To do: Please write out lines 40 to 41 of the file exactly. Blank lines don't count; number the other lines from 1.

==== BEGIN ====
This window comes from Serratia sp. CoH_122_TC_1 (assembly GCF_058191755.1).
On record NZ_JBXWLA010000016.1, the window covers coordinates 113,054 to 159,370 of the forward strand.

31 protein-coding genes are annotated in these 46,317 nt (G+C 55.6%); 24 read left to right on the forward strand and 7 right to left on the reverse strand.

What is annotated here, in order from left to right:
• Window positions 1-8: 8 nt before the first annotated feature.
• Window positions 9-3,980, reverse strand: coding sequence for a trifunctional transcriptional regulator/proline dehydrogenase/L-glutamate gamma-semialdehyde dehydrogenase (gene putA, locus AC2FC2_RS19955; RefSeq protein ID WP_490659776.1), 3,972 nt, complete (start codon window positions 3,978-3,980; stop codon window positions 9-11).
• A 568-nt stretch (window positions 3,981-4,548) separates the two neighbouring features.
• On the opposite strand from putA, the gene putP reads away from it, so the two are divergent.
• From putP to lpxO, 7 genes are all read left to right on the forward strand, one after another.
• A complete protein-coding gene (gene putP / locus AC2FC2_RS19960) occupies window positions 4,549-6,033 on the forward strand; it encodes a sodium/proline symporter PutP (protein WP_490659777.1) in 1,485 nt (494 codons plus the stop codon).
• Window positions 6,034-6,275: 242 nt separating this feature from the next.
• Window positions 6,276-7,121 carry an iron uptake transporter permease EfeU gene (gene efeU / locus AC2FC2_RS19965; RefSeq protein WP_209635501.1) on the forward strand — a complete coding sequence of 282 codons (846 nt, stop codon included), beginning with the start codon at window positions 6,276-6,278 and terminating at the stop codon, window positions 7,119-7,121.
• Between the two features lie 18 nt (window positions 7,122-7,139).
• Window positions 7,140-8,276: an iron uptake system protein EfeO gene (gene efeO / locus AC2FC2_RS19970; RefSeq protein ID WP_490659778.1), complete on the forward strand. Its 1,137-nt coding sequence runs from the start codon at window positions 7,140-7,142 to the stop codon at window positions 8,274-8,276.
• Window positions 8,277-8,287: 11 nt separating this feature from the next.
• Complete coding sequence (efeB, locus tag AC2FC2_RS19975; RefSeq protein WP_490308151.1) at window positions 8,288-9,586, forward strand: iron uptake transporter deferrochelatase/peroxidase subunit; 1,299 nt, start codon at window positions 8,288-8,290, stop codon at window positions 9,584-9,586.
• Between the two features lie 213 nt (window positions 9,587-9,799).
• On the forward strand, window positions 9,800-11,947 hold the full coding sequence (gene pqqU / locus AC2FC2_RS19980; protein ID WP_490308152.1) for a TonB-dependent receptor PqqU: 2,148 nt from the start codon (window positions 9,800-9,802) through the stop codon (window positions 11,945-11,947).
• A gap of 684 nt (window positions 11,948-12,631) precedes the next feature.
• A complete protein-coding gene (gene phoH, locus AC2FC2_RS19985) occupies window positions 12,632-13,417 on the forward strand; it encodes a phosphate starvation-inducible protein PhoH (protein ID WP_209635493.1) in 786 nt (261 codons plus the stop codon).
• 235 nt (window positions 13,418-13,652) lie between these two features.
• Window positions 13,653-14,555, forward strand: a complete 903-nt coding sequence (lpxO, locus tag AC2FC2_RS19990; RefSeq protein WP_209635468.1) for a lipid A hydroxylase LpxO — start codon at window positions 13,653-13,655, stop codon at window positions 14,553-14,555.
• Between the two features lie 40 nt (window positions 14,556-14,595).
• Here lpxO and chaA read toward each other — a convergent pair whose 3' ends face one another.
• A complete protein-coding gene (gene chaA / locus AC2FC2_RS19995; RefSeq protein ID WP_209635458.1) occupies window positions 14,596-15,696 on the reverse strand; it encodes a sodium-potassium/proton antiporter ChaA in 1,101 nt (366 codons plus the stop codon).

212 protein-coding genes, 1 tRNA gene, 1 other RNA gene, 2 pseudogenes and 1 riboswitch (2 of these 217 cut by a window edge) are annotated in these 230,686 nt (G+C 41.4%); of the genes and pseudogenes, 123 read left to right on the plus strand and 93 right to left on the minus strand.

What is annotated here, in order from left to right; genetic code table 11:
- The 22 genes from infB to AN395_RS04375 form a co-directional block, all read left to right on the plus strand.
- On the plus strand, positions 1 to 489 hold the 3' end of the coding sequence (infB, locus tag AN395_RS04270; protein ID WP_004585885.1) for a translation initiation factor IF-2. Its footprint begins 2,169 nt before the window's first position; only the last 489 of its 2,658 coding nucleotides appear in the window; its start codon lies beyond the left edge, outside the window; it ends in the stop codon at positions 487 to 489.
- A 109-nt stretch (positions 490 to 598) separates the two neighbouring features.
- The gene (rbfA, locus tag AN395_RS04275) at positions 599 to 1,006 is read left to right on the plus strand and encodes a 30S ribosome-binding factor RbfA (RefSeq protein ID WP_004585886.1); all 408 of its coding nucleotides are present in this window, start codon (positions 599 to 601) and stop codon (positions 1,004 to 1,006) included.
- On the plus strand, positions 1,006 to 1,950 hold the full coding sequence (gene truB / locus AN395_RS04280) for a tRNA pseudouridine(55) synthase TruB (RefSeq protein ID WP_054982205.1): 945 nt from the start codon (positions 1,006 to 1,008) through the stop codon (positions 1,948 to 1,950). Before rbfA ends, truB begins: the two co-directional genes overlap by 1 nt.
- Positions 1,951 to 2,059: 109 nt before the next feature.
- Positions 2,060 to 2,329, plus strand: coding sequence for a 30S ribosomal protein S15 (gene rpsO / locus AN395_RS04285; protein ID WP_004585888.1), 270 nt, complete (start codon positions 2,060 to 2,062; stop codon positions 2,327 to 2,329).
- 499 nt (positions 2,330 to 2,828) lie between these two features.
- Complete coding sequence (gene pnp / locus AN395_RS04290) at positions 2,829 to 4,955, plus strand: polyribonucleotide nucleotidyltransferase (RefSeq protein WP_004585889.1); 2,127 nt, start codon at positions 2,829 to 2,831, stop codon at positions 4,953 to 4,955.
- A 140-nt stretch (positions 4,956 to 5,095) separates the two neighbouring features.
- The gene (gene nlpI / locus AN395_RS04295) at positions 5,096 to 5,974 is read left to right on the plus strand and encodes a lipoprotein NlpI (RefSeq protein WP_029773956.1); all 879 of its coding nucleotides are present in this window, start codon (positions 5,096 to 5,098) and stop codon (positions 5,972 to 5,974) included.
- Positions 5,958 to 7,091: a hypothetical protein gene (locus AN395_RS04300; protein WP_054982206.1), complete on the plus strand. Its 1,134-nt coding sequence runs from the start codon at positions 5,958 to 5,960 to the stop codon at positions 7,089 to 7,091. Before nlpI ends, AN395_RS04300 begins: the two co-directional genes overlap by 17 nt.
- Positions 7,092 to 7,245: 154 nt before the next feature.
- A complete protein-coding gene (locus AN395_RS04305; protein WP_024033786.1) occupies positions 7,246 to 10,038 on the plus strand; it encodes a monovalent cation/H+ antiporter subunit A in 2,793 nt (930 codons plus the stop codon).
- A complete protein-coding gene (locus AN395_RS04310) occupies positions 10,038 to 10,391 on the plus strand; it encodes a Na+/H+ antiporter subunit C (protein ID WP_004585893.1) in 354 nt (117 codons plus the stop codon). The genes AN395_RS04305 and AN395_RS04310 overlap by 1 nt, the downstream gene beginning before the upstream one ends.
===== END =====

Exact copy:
- Positions 7,092 to 7,245: 154 nt before the next feature.
- A complete protein-coding gene (locus AN395_RS04305; protein WP_024033786.1) occupies positions 7,246 to 10,038 on the plus strand; it encodes a monovalent cation/H+ antiporter subunit A in 2,793 nt (930 codons plus the stop codon).